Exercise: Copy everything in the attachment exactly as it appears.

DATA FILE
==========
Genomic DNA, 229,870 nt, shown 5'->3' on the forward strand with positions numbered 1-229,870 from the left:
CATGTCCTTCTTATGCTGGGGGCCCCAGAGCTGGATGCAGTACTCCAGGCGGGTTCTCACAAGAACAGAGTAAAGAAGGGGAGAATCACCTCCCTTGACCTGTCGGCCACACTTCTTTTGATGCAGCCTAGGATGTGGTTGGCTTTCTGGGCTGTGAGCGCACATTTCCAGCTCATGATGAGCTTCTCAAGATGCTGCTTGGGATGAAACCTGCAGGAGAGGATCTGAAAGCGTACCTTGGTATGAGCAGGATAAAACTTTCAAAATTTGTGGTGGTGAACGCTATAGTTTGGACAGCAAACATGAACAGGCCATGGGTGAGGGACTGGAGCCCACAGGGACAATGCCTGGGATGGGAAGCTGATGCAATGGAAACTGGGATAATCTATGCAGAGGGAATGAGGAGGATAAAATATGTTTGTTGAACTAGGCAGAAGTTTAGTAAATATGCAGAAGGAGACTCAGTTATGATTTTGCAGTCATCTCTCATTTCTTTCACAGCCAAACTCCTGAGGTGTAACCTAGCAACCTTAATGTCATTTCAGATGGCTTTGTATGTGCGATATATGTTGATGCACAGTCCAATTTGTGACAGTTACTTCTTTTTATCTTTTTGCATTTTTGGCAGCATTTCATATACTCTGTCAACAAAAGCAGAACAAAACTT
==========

Genomic DNA, 229,870 nt, shown 5'->3' on the forward strand with positions numbered 1-229,870 from the left:
CATGTCCTTCTTATGCTGGGGGCCCCAGAGCTGGATGCAGTACTCCAGGCGGGTTCTCACAAGAACAGAGTAAAGAAGGGGAGAATCACCTCCCTTGACCTGTCGGCCACACTTCTTTTGATGCAGCCTAGGATGTGGTTGGCTTTCTGGGCTGTGAGCGCACATTTCCAGCTCATGATGAGCTTCTCAAGATGCTGCTTGGGATGAAACCTGCAGGAGAGGATCTGAAAGCGTACCTTGGTATGAGCAGGATAAAACTTTCAAAATTTGTGGTGGTGAACGCTATAGTTTGGACAGCAAACATGAACAGGCCATGGGTGAGGGACTGGAGCCCACAGGGACAATGCCTGGGATGGGAAGCTGATGCAATGGAAACTGGGATAATCTATGCAGAGGGAATGAGGAGGATAAAATATGTTTGTTGAACTAGGCAGAAGTTTAGTAAATATGCAGAAGGAGACTCAGTTATGATTTTGCAGTCATCTCTCATTTCTTTCACAGCCAAACTCCTGAGGTGTAACCTAGCAACCTTAATGTCATTTCAGATGGCTTTGTATGTGCGATATATGTTGATGCACAGTCCAATTTGTGACAGTTACTTCTTTTTATCTTTTTGCATTTTTGGCAGCATTTCATATACTCTGTCAACAAAAGCAGAACAAAACTT